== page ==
Building our new house:
Fireplace and chimney
We are installing a gas fireplace in the house. Here are photos of that
UPDATE: Scroll to the bottom of the page to see the rest of the story
as of 16 may 2008.
The hole that we had cut into the wall was not quite big enough for the
fireplace -- this thing is huge -- may be too big -- but here it is. In
this photo, Chris, our builder, is talking with the two fireplace installers
After we determined that the hole was too small for the fireplace, Chris
pulled out a reciprocating saw ("Sawzall") and re-sized the hole -- very
delicately, of course.
No photos of the finished fireplace yet, but, here's the chimney.
In this photo you see the stainless steel flue-chimney, the galvanized
chimney cap, and the chimney wrapped in ice shield. Later we will install
stone around the chimney.
Also -- we plan to install an English-style chimney pot to conceal the
somewhat ugly steel flue. Here's a link to a site that sells terra cotta
and ceramic chimney pots so you
can see what we will install -- and here's a link to a place that specializes in
copper chimney pots.
UPDATE: Big change in the fireplace.
As you can see in the photos, this fireplace is huge. As of 16
May, we are removing this monster and replacing it with a gas fireplace that is
more in proportion with the room. Here are the details.
We wanted to install a wood-burning fireplace and put gas logs inside the
fireplace. We ordered a wood-burning fireplace and a set of gas logs.
However -- because of the hip roof on the house, the chimney is in the center of
the house -- the fireplace is not in the center. Thus, the chimney flue
must go up from the fireplace, make a 45-degree turn, travel a short distance,
then make another 45-degree turn to go out the chimney.
A wood-burning fireplace cannot have a flue with turns in it -- because --
wood smoke contains particles that, when they cool, deposit onto the sides of
the flue. This is why, with a wood-burning fireplace, you need to have a
chimney sweep clean the chimney every couple of years.
When the wood-burning fireplace was delivered, the installers told us they
could not install it. They pulled out some brochures and told us to select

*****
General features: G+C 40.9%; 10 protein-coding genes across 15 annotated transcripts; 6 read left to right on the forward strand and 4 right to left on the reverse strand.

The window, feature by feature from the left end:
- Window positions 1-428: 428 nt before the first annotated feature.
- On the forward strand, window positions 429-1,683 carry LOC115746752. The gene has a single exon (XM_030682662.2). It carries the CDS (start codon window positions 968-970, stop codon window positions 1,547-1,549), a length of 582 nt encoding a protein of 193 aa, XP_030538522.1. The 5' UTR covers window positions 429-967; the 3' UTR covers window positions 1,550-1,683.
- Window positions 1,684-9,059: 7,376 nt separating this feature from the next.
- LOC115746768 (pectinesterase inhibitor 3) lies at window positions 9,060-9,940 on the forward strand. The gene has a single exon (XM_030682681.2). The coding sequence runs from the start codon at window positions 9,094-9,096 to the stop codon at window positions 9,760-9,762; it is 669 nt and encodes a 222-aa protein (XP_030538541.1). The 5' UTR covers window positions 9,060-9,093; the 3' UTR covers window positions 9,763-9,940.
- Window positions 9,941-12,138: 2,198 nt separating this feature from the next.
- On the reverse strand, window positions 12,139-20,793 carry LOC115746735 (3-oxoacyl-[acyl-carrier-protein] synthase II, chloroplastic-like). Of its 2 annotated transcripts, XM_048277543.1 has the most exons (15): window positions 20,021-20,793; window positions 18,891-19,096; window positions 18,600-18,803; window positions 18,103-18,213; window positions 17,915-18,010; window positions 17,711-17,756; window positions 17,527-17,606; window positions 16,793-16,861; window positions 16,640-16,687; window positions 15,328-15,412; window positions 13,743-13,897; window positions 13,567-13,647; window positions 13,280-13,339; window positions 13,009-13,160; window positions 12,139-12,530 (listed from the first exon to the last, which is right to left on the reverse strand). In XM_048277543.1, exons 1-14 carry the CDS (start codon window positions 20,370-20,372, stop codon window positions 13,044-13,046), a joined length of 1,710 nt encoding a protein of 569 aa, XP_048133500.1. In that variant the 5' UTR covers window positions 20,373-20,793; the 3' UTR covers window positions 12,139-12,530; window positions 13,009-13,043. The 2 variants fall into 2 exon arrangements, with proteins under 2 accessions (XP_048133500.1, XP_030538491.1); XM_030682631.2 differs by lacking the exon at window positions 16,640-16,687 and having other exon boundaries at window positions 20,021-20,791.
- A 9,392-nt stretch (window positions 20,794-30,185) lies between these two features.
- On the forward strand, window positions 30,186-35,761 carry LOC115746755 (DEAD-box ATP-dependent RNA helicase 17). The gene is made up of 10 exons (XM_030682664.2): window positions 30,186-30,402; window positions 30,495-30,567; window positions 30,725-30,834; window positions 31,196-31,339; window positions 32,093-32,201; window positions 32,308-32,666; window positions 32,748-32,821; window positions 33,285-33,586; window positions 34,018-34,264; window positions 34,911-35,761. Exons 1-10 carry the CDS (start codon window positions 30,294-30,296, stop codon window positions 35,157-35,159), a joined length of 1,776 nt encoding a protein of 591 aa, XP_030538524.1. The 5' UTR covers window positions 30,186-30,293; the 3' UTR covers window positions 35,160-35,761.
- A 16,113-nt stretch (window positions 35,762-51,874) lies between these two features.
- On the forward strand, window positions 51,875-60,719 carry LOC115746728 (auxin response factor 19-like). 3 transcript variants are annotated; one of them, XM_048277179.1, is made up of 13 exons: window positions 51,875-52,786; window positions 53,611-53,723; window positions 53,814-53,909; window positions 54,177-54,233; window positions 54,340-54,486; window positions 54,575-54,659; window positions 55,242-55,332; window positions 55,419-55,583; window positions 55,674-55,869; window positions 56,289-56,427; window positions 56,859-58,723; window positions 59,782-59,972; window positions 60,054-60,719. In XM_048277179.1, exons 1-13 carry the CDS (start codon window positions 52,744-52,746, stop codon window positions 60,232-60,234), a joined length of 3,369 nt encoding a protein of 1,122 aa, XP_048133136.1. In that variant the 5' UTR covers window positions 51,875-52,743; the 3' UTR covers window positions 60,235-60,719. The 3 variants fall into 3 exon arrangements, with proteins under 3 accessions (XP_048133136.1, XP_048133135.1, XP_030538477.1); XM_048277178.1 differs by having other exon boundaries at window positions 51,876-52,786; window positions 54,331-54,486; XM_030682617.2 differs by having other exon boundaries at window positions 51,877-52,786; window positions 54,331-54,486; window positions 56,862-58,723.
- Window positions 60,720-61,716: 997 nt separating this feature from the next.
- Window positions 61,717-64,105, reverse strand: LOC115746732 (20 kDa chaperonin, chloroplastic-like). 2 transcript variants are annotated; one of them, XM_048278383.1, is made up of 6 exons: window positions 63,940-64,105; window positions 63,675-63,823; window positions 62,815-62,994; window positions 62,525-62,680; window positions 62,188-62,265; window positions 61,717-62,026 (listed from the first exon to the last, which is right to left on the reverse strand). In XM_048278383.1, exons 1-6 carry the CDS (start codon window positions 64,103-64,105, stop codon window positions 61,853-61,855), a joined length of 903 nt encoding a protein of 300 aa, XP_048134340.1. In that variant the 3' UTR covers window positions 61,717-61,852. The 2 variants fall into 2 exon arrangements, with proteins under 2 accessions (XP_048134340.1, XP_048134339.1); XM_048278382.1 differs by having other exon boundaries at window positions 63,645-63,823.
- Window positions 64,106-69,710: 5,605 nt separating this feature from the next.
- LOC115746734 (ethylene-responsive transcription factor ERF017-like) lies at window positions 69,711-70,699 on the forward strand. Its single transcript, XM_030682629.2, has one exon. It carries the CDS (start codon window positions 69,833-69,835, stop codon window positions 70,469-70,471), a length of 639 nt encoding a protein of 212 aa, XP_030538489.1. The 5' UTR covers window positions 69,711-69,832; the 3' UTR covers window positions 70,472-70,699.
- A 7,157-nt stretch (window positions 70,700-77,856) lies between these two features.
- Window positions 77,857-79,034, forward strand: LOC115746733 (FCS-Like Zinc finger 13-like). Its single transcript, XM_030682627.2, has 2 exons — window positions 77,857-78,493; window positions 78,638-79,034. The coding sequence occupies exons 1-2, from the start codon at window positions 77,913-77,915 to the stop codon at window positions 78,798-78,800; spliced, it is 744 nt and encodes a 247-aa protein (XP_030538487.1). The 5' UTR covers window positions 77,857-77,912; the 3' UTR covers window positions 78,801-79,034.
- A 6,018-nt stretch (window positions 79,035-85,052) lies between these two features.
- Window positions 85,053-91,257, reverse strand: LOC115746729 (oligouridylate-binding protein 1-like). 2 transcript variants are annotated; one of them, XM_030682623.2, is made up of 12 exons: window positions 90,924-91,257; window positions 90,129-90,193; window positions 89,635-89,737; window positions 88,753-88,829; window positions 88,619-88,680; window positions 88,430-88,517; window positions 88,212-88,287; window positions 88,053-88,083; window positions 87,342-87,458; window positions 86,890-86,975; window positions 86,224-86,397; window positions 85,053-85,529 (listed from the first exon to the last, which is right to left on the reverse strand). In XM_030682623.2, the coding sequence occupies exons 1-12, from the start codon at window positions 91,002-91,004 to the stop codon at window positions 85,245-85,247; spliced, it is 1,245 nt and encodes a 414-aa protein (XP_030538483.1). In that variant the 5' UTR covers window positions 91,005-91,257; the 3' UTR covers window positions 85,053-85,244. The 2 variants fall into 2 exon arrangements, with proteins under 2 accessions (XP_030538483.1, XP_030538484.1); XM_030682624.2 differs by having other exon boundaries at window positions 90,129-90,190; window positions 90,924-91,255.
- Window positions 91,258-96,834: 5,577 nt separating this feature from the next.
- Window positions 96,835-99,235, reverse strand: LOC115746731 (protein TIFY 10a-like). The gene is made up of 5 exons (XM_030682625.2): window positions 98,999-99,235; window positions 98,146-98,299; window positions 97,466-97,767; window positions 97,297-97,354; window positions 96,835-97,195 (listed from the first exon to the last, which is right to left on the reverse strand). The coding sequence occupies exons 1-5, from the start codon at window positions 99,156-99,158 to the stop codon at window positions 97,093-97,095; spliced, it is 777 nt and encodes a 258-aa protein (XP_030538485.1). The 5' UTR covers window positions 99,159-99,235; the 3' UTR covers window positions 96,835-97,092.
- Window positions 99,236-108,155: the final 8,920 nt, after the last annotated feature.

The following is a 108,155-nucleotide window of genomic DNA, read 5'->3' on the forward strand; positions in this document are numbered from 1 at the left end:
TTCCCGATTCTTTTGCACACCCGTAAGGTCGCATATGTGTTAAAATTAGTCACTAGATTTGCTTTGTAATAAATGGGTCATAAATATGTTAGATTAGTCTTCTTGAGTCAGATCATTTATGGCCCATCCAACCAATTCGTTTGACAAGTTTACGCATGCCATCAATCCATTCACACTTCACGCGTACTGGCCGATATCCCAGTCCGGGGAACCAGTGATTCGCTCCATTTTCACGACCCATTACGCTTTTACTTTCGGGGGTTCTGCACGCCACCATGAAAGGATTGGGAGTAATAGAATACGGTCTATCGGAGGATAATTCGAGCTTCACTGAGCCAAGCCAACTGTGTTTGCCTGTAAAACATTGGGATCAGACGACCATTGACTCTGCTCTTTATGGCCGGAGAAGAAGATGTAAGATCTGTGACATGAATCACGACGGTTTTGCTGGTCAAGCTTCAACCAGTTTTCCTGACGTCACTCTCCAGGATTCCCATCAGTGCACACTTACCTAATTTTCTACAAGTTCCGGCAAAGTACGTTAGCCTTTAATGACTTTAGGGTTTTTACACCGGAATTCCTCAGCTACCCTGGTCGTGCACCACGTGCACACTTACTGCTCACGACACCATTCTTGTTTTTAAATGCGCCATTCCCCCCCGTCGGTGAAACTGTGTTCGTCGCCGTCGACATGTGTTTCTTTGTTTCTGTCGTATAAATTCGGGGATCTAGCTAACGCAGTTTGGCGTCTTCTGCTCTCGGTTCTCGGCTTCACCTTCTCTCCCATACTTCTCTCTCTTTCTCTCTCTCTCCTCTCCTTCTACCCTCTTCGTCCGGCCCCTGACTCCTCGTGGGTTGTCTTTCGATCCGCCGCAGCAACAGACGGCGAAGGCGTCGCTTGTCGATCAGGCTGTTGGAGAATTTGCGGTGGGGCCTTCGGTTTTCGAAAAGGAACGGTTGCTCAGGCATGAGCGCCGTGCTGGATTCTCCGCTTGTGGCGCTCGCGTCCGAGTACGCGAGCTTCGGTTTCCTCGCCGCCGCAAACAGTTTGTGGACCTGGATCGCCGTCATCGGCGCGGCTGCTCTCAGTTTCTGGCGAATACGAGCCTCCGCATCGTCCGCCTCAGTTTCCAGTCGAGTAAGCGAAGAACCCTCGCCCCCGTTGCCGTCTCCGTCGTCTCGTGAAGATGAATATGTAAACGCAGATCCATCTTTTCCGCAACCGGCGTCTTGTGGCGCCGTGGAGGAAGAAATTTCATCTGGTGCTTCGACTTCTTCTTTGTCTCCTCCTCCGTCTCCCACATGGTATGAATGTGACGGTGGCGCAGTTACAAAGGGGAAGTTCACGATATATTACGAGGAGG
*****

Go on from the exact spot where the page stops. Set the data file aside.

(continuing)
another fireplace. We were not really clear about what we were looking at
and we ended up selecting the biggest and most expensive fireplace they had.
When it arrived we were astounded at the size. We installed it but the
more we looked at it, the more we realized it had to come out -- it was far too
big for the room.
When we told the supplier this, he did not want to remove the fireplace.
Finally, after 3-4 days of back and forth, Joe firmly told the supplier to come
get the fireplace, flue, and everything else they installed, period. He
then told our builder that he would remove everything and we could go somewhere
else for a fireplace. We did.
The fireplace we are now installing is coming from Noblett's Appliance and
Propane, Kilmarnock, VA -- we should have gone to them in the first place.
Mr. William Dunaway of Noblett's sat down with us and explained all about the
types of gas fireplaces and showed us the products they sell. We are now
Here's a primer on gas fireplaces
Gas fireplaces come in three types:
- Direct vent
Ventless -- exactly what is says. This fireplace has no chimney,
no vent to the outside -- you can install a vent for fresh air to enter the
fireplace for combustion, otherwise, it burns room air. Some suppliers
will not supply ventless fireplaces. While ventless throw out a lot of
heat, they have problems.
- If you burn the fireplace for any length of time -- 2-3 hours --
moisture from combustion will start to collect on walls, windows, etc.
- If the fireplace is not functioning correctly, it will emit carbon
We installed ventless gas logs in one house where we lived. However, we
put the logs inside a wood-burning fireplace and whenever we burned the gas
logs, we opened the damper slightly, thereby venting the combustion products to
the outside. This is the least expensive gas fireplace
Direct vent. These fireplaces use a flue (a steel chimney) that
has two channels -- basically, a duct within a duct. The fireplace sucks
in outside air down one duct, burns that outside air, the expels combustion
products -- moisture, carbon monoxide, carbon dioxide, etc. -- up the second
Direct vent fireplaces are completely sealed units -- the side facing the
room is a huge, thick glass panel. The fire is completely enclosed. When
you turn on the fireplace, you do not feel heat from it. After 10-15
minutes, the glass panel has become quite hot and is radiating lots of heat into
the room. You must be VERY CAREFUL so that no one touches the glass front
panel as it will burn you.
We did not like: the glass panel, the fact that the firebox was closed, and
the fact that wind whistled up and down the duct -- cannot install a damper to
close off the flue when not in use. This is the most expensive of gas
B-vent. This is our favorite.
- Picture a wood-burning fireplace with a set of gas logs instead of
- The fireplace is open so you feel as though you have a wood fire
in the room.
- When you turn it on, heat instantly radiates from the gas logs --
you can actually stand with your front or back to the fireplace and warm
- It throws out a lot of heat (we installed a 30,000 BTU unit in one
house we lived in; it was in a family room that was 20 X 24 feet with
12-foot ceilings; in 30 minutes, the heat from the fireplace would run you
out of the room).
- The chimney is a simple duct.
- It burns air from the room, or, you can add a kit to draw in
combustion air from the outside.
- Can install a damper to close the flue when not in use -- so when
the wind blows, air does not whistle up the flue.
- Cost is more than the ventless, less than the direct vent.